Image Via Daily Dish
Ta-Nehisi Coates (once again) drops wisdom on race, privilege and the welfare system. I won’t be mucking up the points he makes by summarizing it or excerpting it. Everyone should just go read it for themselves.
He untangled a knotty spot for me about poor people and dependency, one that I have been trying (and usually failing) to make in my conversations with well-meaning friends, foe and family for a long time now.
I have a friend. Let’s call him Robbie. Robbie was born into a single-parent home. He describes his childhood as a time when he “had everything” and by “everything” he means good food, a roof over his head and safety. His mother died of a debilitating disease when he was 18. I won’t go into the complicated details of his life. It’s not important, anyway. Except this. When his mom died, he had absolutely nothing and no one. He left, moved to another state, got a job. He has never seen more than a $1000 in his bank account at one time. He knows the quiet indignity of living in someone’s home, when they do not want him there. He has spent time on the streets. At different times in his life, he has been supported partially and sometimes fully by his romantic partners — he continues to maintain close ties with them, long after the relationship ends. They are his only family.
The steep advance deposit needed for the home that he lives in today was obtained after a series of humiliating fights with his former lover who eventually gave him part of the money needed for the house lease. The rest of it came from his workplace. His employer’s policy allows him to get loans from his company if he agrees to a badly bitten paycheck for the next six months. If he can pay his rent for the month, his gratitude is sharp and sincere. He is 29.
I like talking about how I have been working since I was 15.
And I love discussing how I went to college and worked full-time during both my undergraduate and graduate school years. I waitress-ed for many years. I paid for my tuition from my paychecks, scholarships and tuition benefits from work.
What I usually don’t mention is the two-parent, stable home that I grew up in. I don’t talk about the rent money that my parents would put into my bank account when things got tough. I don’t talk so much about student loans that allowed me a payment plan at a glacial rate, at almost no interest. Teachers who were dedicated and respectful of me was the rule, not the exception.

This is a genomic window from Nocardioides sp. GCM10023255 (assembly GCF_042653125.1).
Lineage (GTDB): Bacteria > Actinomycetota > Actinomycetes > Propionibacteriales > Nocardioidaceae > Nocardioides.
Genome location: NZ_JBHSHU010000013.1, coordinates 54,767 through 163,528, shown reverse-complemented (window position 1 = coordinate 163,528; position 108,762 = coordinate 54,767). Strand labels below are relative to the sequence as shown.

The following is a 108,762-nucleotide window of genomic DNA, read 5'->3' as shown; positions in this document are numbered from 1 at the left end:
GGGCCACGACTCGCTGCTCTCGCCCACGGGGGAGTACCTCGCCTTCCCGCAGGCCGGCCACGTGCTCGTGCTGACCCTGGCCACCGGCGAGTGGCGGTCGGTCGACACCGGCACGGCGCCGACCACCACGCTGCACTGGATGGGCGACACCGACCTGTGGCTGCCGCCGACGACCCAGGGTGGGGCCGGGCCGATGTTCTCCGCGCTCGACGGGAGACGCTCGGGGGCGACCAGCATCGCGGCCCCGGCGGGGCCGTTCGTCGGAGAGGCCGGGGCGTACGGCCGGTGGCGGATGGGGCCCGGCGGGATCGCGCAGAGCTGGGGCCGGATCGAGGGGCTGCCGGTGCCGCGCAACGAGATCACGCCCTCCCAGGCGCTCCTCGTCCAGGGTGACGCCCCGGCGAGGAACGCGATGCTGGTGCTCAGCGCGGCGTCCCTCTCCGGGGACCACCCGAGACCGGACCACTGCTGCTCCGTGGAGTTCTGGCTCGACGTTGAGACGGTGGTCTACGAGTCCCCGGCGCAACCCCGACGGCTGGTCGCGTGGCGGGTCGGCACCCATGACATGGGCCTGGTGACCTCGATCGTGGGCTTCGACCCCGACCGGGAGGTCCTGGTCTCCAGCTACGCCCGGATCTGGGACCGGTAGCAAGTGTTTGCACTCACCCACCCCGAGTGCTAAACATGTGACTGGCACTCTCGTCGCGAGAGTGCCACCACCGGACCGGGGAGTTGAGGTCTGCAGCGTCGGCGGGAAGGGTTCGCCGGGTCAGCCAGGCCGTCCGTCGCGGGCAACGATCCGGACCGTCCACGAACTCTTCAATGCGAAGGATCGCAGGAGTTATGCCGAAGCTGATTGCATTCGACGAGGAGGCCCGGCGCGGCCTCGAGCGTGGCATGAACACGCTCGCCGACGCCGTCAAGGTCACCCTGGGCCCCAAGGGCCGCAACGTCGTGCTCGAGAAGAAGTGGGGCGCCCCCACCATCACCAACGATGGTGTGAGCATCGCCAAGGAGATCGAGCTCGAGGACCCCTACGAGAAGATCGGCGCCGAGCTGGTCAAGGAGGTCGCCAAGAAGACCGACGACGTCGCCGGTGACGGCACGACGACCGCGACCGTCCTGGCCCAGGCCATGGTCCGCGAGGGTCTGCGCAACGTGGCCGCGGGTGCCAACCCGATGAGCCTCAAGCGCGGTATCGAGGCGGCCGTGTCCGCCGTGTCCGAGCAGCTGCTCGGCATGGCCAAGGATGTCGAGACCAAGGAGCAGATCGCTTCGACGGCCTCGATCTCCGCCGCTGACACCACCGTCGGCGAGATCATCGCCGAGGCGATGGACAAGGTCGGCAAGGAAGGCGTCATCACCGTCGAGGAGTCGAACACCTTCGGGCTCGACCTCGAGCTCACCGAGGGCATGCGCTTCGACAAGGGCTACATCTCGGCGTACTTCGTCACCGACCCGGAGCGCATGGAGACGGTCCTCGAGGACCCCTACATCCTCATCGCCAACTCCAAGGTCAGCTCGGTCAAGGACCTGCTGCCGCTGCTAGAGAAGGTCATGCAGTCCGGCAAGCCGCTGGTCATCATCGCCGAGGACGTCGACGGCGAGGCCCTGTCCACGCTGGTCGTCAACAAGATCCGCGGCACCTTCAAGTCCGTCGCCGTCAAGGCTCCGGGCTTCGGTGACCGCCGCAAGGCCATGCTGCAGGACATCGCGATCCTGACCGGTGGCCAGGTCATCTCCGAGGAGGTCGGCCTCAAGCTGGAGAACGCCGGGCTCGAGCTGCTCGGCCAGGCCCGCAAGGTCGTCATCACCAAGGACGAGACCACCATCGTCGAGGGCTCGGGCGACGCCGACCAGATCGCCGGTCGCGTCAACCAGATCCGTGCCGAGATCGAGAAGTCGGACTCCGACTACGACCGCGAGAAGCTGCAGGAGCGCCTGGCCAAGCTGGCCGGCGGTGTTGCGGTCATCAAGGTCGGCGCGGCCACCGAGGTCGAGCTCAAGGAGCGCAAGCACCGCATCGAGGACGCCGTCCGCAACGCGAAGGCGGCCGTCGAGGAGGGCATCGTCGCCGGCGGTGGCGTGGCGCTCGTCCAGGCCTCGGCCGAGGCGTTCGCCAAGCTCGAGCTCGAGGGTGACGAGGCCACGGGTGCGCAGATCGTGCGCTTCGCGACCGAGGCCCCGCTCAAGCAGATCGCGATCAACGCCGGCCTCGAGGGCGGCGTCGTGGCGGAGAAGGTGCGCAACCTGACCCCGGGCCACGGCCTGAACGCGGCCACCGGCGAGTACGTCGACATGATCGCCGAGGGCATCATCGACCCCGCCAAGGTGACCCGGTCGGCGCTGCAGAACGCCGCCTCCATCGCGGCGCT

A patch of unemployment? I don’t mention moving back in with my parents temporarily. It’s an ego-bruiser. It has never occurred to me to be grateful for it. The fact that my social network also includes professionals and academicians who could give me a tip, a recommendation, useful advice or simple support was somehow a result of my hard-work. My access to information and resources about options like writing grants or applying for fellowships also became something I earned.
It has never occurred to me to worry about losing my warm bath, my warm bed or the electricity that fuels my laptop (birthday gift from my family) — except maybe in a politically enlightening and non-urgent way. When I say I have “everything I need”, I mean unfettered internet access and books. Certainly not food. I have known hunger only as delightful anticipation, maybe an inconvenience, but never as something to fear, to be ashamed of. Hunger has never been used to test my courage.
My friend, Robbie, is often described as someone who “depends” on other people too much. People feel no hesitation in counseling him on his need “to stand on his own two feet”.
No one ever talks to me that way. There is no question about my independence — it’s a view I encourage and fully expect.
For most of us, the system works. Whether that system is political, racial, cultural, social, familial or legal — it has been on our side for the most part. The unearned benefit — the welfare — of that truth is usually taken for granted. We make the mistake of erasing our privileges with our ordinary struggles and pain. But privilege isn’t the absence of pain, it’s the existence of a soft, foamy surface to land on when we fall. Ground that isn’t equated with humiliation and defeat.
There’s a lot more to say, but I am not sure it can be contained in some blog post that I will write today. I will end here with the wonderful Dorothy Allison.
From her essay, “The Question of Class”, here’s an excerpt.
The poverty depicted in books and movies was romantic, a kind of backdrop for the story of how it was escaped. The reality of self-hatred and violence was either absent or caricatured. […]
My family’s lives were not on television, not in books, not even comic books. There was a myth of the poor in this country, but it did not include us, no matter how hard I tried to squeeze us in. There was an idea of the good poor — hardworking, ragged but clean, and intrinsically noble. I understood that we were the bad poor, the ungrateful: men who drank and couldn’t keep a job; women, invariably pregnant before marriage, who quickly became worn, fat and old from working too many hours and bearing too many children […] My cousins quit school, stole cars, used drugs, and took dead-end jobs. We were not noble, not grateful, not even hopeful. We knew ourselves despised. And in that new country, we were unknown.